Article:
Dizziness and Balance

It has been estimated that there are between 5 and 8 million physician visits for dizziness in the United States each year, and dizziness is the leading reason for a physician visit for patients over age 75 years.

Dizziness is a term that is used to describe two different conditions – light headedness and vertigo. Lightheadedness, or “feeling faint” can happen for a number of reasons including low blood pressure (often in response to rising from a seated position), medication side effects, generalized ill health and psychological responses. Vertigo is a sensation of motion where there is in fact none. This can be a sense that your environment is spinning or moving, or that your head and/or body is spinning or falling while the world is still.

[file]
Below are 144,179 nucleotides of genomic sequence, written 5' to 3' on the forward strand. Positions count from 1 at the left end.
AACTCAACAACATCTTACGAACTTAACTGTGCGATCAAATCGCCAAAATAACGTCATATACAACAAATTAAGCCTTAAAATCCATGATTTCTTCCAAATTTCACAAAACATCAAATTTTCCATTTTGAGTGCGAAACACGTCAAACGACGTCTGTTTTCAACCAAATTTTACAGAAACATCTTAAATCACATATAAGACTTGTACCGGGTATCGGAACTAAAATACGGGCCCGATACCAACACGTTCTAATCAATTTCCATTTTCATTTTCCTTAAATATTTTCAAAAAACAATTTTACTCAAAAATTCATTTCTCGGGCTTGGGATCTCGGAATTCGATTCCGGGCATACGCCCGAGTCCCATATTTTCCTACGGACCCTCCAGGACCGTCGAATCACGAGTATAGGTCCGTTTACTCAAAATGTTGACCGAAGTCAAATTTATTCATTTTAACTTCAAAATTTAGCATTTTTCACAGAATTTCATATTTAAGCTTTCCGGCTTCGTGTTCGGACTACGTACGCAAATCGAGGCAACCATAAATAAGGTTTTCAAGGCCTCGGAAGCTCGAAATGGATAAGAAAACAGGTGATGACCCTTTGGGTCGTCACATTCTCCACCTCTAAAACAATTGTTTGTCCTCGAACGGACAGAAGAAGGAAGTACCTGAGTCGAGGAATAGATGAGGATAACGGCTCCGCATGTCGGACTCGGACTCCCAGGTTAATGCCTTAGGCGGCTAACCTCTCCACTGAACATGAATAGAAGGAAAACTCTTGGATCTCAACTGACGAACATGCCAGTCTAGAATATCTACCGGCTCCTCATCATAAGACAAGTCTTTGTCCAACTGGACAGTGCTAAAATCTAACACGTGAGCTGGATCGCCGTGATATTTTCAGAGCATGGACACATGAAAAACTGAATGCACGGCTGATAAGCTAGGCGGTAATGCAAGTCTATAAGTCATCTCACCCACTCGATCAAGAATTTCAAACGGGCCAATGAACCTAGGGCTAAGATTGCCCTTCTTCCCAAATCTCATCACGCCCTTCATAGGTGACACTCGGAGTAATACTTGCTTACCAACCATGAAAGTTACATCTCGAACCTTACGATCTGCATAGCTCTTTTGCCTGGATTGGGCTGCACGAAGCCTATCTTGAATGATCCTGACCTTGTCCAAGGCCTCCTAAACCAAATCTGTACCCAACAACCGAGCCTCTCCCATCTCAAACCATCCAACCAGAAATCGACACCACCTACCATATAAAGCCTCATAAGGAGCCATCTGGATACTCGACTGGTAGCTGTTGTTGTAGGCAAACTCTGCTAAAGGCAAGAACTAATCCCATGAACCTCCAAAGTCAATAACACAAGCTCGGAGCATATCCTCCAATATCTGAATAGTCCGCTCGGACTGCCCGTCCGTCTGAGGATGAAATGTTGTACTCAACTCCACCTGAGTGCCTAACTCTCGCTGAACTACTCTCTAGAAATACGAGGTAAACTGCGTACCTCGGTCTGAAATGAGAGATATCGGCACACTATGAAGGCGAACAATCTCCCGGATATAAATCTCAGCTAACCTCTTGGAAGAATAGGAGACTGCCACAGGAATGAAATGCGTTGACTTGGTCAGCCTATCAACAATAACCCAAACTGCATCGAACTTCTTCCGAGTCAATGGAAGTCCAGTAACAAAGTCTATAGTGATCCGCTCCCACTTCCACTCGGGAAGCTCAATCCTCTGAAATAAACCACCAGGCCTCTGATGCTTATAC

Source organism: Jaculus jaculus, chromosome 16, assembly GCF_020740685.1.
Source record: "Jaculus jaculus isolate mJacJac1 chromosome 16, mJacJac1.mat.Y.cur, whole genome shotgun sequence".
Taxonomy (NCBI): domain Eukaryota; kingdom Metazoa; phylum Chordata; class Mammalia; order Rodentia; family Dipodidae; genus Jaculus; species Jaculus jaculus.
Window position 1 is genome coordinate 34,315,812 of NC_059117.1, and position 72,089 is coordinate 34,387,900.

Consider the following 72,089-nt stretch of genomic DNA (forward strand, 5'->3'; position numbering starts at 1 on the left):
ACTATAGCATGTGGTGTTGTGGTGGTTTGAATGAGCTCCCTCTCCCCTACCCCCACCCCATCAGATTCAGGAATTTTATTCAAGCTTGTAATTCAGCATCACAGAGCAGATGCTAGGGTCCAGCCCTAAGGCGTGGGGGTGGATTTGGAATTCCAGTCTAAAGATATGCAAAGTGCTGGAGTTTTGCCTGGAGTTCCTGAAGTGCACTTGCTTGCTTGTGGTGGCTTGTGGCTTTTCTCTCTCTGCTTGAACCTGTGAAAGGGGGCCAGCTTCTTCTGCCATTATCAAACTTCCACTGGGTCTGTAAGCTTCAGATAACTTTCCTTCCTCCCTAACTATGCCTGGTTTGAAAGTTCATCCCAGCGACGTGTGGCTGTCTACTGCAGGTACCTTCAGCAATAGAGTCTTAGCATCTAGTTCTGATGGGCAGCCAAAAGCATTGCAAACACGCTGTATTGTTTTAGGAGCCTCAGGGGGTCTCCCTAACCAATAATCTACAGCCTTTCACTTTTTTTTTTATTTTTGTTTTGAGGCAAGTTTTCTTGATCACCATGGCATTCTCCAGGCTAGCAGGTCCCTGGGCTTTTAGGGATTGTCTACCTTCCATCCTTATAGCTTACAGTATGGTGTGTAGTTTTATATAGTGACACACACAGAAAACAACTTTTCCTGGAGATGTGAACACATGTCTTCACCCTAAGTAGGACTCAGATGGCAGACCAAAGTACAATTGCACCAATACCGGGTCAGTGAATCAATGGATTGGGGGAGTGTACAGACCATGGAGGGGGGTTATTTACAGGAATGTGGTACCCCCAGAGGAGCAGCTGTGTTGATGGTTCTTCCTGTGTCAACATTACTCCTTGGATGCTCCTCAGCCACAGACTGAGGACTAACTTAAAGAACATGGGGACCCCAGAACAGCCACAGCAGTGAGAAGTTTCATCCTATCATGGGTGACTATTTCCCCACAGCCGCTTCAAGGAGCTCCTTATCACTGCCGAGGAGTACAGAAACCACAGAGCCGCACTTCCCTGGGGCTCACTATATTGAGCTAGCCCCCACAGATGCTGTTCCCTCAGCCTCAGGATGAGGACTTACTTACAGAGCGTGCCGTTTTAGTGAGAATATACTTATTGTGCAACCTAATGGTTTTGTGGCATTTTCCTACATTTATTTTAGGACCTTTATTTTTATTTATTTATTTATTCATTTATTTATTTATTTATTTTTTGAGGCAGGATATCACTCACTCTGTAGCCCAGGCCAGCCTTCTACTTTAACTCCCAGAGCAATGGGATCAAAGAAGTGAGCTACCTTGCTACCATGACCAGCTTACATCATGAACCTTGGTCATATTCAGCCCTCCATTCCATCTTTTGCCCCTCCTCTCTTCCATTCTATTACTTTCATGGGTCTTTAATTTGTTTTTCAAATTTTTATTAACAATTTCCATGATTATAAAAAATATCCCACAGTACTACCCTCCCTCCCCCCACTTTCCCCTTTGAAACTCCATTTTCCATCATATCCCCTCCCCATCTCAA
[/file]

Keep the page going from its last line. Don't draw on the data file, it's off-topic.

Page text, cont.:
In addition, falls are the leading cause of injury in older adults and are the leading cause of death in those over age 85. Five percent of falls lead to bone fracture, resulting in approximately 300,000 hip fractures annually. Every year, one-third to one-half of the population age 65 and over experience falls; and half of the seniors who fall do so more than once. Of all falls suffered by seniors, 50 percent are the result of vestibular problems.

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